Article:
“A Christmas Carol” is Top Notch Holiday Show at Denver Center“
Reviewed by Tom Jones, December 14, 2014
In an article reviewing an entirely different show December 13, Denver Post Theatre Critic Lisa Kennedy wisely noted, “”The Denver Center’s version of Charles Dickens’ tale remains an edifying, possibly perfect holiday tale of hubris and redemption.”
I can only add, “Right on!” In the DCPA’s 35-year history, the Company has presented two different adaptations of “A Christmas Carol” totaling 22 productions! By now, the Company has it down pat! The scenery, lighting, sound, costumes, cast – all to perfection! Why, oh, why has it taken me so long to drive to Denver to see this terrific production?
Philip Pleasants as Ebenezer Scrooge has already played the role in nine different productions, but keeps the performance alive, as if it were his first time pleasing an audience. He is the Humbug that we love to hate, the man who believes any happiness around him is misplaced, and lives only to count his money and make life as miserable as possible for everyone – including his nephew, his only relative! His only employee, Bob Cratchit, has the audacity to ask Scrooge for a day off for Christmas. He is aware that his boss is a dreadful sort, but asks anyway, and is nearly rebuffed. James Michael Reilly plays Cratchit to perfection. His performing credentials are substantial, and he brings a great charm to the role – that of a very good man, trying his best to take of his family in difficult times, and putting up with Scrooge, as his only source of income.
The London in the 1840s was a difficult place to live, especially for the many with limited financial resources. Charles Dickens published his story “A Christmas Carol” in 1843 and it has become the epitome of a Christmas classic.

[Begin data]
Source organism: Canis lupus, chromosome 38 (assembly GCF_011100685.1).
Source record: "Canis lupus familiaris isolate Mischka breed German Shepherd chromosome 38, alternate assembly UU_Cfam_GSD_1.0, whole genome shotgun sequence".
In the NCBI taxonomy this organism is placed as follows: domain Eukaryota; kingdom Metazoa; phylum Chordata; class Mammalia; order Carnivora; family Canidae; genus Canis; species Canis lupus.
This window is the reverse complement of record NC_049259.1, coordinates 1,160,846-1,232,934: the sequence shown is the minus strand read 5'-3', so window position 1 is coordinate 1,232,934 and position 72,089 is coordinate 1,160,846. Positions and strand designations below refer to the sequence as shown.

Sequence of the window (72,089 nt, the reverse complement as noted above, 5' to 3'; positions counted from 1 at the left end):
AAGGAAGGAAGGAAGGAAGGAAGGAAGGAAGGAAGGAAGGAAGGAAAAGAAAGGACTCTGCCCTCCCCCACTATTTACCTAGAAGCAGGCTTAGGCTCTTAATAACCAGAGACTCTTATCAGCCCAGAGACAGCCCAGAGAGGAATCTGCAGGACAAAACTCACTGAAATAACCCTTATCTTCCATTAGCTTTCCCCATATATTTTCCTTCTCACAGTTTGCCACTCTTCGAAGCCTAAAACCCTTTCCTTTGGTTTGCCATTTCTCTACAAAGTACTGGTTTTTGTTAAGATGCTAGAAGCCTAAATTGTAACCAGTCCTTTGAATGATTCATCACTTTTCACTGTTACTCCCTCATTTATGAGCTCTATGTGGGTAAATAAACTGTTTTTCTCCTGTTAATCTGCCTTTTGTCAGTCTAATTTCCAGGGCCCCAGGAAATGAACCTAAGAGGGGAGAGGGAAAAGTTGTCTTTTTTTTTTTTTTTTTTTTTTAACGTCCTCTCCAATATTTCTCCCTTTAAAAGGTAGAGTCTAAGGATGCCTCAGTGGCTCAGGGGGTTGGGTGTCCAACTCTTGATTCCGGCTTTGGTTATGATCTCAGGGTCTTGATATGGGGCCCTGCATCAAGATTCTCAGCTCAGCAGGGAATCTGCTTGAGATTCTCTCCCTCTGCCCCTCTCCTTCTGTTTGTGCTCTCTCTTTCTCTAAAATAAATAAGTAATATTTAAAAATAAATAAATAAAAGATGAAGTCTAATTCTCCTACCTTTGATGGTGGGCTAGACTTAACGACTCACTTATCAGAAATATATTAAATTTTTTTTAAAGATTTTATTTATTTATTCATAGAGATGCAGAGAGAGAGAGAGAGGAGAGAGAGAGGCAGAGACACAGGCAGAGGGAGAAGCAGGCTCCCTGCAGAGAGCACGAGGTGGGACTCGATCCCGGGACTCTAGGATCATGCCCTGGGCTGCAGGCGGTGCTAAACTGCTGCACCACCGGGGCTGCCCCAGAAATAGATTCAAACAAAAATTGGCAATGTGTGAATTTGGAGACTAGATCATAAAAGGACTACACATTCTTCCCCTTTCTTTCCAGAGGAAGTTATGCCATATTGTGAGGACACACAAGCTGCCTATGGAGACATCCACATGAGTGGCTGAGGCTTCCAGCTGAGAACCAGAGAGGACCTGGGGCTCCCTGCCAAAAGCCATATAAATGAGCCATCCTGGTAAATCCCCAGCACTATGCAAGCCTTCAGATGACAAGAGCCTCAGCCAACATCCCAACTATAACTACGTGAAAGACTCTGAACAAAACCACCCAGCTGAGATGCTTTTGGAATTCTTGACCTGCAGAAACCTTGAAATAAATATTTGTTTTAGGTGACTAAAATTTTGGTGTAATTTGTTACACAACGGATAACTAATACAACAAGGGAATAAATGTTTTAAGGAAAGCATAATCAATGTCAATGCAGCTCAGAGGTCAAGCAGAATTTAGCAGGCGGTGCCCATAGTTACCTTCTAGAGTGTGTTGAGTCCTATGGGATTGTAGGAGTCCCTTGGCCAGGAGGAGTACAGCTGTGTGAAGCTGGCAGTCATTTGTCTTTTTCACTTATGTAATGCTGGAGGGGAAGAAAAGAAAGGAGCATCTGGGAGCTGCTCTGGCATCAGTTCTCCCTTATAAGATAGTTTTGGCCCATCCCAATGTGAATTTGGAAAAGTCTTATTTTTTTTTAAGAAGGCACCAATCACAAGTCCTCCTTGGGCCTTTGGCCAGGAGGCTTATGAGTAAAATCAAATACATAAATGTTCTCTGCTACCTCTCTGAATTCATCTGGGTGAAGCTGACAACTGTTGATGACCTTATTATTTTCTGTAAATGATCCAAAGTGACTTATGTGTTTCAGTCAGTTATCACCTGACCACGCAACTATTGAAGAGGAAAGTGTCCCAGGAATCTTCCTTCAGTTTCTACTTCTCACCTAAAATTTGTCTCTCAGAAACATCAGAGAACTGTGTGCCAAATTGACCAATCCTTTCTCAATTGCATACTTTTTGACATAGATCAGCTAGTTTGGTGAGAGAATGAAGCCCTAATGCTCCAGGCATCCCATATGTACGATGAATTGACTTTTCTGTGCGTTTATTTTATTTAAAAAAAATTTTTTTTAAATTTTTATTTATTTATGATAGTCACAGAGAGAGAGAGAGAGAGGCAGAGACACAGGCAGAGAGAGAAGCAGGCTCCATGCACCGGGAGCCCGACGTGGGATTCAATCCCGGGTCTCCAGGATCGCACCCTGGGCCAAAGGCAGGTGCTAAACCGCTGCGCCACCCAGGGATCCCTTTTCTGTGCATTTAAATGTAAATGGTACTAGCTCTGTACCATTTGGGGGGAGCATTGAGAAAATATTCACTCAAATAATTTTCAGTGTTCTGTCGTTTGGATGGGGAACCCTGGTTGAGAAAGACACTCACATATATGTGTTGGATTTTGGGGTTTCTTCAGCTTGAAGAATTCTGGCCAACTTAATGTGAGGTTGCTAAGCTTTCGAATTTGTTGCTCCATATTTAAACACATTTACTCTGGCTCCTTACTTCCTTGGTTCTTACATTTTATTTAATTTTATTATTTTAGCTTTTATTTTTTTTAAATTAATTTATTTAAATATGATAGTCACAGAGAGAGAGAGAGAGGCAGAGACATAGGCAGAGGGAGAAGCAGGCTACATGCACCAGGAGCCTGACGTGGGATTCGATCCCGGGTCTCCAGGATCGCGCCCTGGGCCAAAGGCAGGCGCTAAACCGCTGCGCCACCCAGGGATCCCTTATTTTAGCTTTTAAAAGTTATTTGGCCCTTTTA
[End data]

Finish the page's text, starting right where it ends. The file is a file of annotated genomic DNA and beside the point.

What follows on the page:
Ebenezer Scrooge’s only option of refuge is his bedroom, after Cratchit has gone to be with his wife and children. Scrooge is confronted by a dream of his former financial partner, Jacob Marley, now shackled in chains to endure the eternities because of his devious deals while alive. Scrooge is horrified, only to learn that he is to receive visits of three more ghosts in the days to come: The ghosts of Christmas Past, Present, and Future. Each one frightens Scrooge with promise of a future as dreadful as that faced by Marley unless he does something worthwhile with his life.
This is not a sugar-coated Christmas tale, but one of Christmas carolers, of families in poverty – of ghosts raging to frighten some sense into Scrooge. The set is terrific, as if everything else in this wonderful version of Dickens’ story. There is lots of music and dancing. Thought-provoking insight of the idea of “sharing,” and basically the encouragement of helping those less fortunate.
The enormous cast includes several in supporting roles. Especially noteworthy are Colin Alexander as Scrooge’s Nephew, Fred; Charlie Korman as Ebenezer as a child; M. Scott McClean as Ebenezer as a young man; Leslie Alexander as Mrs. Cratchit, and Stephanie Cozart, terrifically adorned as the Ghost of Christmas Past. There are many children in the cast, making the production of special interest to younger theater-goers.
The production is flawlessly directed by Bruce K. Sevy. Adaptation of Dickens’ story was done by Richard Hellesen, with music by David de Berry.
The end result is the desired realization that Scrooge can become teachable. He can learn some basic goodness, and realize the need of “sharing.” And while Scrooge is learning, the audience is treated to a visual feast of Christmas!
“A Christmas Carol” at DCPA in December of 2014 is a production to be cherished!
“A Christmas Carol”
Stage Theatre, Denver Center of the Performing Arts
Through December 28. 2014
800/641-1222, TTY 303/893-9582